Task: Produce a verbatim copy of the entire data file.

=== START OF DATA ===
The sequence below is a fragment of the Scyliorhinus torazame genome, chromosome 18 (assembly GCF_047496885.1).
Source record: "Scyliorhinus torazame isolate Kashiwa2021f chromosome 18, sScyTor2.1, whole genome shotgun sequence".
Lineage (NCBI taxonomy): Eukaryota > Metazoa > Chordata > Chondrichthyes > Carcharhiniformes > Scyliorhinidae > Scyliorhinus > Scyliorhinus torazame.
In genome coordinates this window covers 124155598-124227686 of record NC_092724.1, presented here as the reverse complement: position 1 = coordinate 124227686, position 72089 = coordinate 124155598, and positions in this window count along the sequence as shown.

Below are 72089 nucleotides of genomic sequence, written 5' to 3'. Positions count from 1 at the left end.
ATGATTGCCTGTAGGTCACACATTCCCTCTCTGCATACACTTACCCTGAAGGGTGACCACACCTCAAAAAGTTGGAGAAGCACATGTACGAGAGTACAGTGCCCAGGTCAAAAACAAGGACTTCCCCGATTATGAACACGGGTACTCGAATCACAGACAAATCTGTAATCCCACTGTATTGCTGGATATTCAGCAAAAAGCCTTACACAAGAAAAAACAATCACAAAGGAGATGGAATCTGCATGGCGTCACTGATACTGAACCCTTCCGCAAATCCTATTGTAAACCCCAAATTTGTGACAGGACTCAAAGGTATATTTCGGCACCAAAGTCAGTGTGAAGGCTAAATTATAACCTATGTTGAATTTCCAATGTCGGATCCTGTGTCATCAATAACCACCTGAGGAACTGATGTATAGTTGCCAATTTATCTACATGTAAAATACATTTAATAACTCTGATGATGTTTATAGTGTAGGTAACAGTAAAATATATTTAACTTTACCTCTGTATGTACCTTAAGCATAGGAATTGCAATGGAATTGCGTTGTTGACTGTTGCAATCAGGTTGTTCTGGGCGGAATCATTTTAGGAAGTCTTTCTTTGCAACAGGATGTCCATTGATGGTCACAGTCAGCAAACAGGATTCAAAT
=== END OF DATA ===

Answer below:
The sequence below is a fragment of the Scyliorhinus torazame genome, chromosome 18 (assembly GCF_047496885.1).
Source record: "Scyliorhinus torazame isolate Kashiwa2021f chromosome 18, sScyTor2.1, whole genome shotgun sequence".
Lineage (NCBI taxonomy): Eukaryota > Metazoa > Chordata > Chondrichthyes > Carcharhiniformes > Scyliorhinidae > Scyliorhinus > Scyliorhinus torazame.
In genome coordinates this window covers 124155598-124227686 of record NC_092724.1, presented here as the reverse complement: position 1 = coordinate 124227686, position 72089 = coordinate 124155598, and positions in this window count along the sequence as shown.

Below are 72089 nucleotides of genomic sequence, written 5' to 3'. Positions count from 1 at the left end.
ATGATTGCCTGTAGGTCACACATTCCCTCTCTGCATACACTTACCCTGAAGGGTGACCACACCTCAAAAAGTTGGAGAAGCACATGTACGAGAGTACAGTGCCCAGGTCAAAAACAAGGACTTCCCCGATTATGAACACGGGTACTCGAATCACAGACAAATCTGTAATCCCACTGTATTGCTGGATATTCAGCAAAAAGCCTTACACAAGAAAAAACAATCACAAAGGAGATGGAATCTGCATGGCGTCACTGATACTGAACCCTTCCGCAAATCCTATTGTAAACCCCAAATTTGTGACAGGACTCAAAGGTATATTTCGGCACCAAAGTCAGTGTGAAGGCTAAATTATAACCTATGTTGAATTTCCAATGTCGGATCCTGTGTCATCAATAACCACCTGAGGAACTGATGTATAGTTGCCAATTTATCTACATGTAAAATACATTTAATAACTCTGATGATGTTTATAGTGTAGGTAACAGTAAAATATATTTAACTTTACCTCTGTATGTACCTTAAGCATAGGAATTGCAATGGAATTGCGTTGTTGACTGTTGCAATCAGGTTGTTCTGGGCGGAATCATTTTAGGAAGTCTTTCTTTGCAACAGGATGTCCATTGATGGTCACAGTCAGCAAACAGGATTCAAAT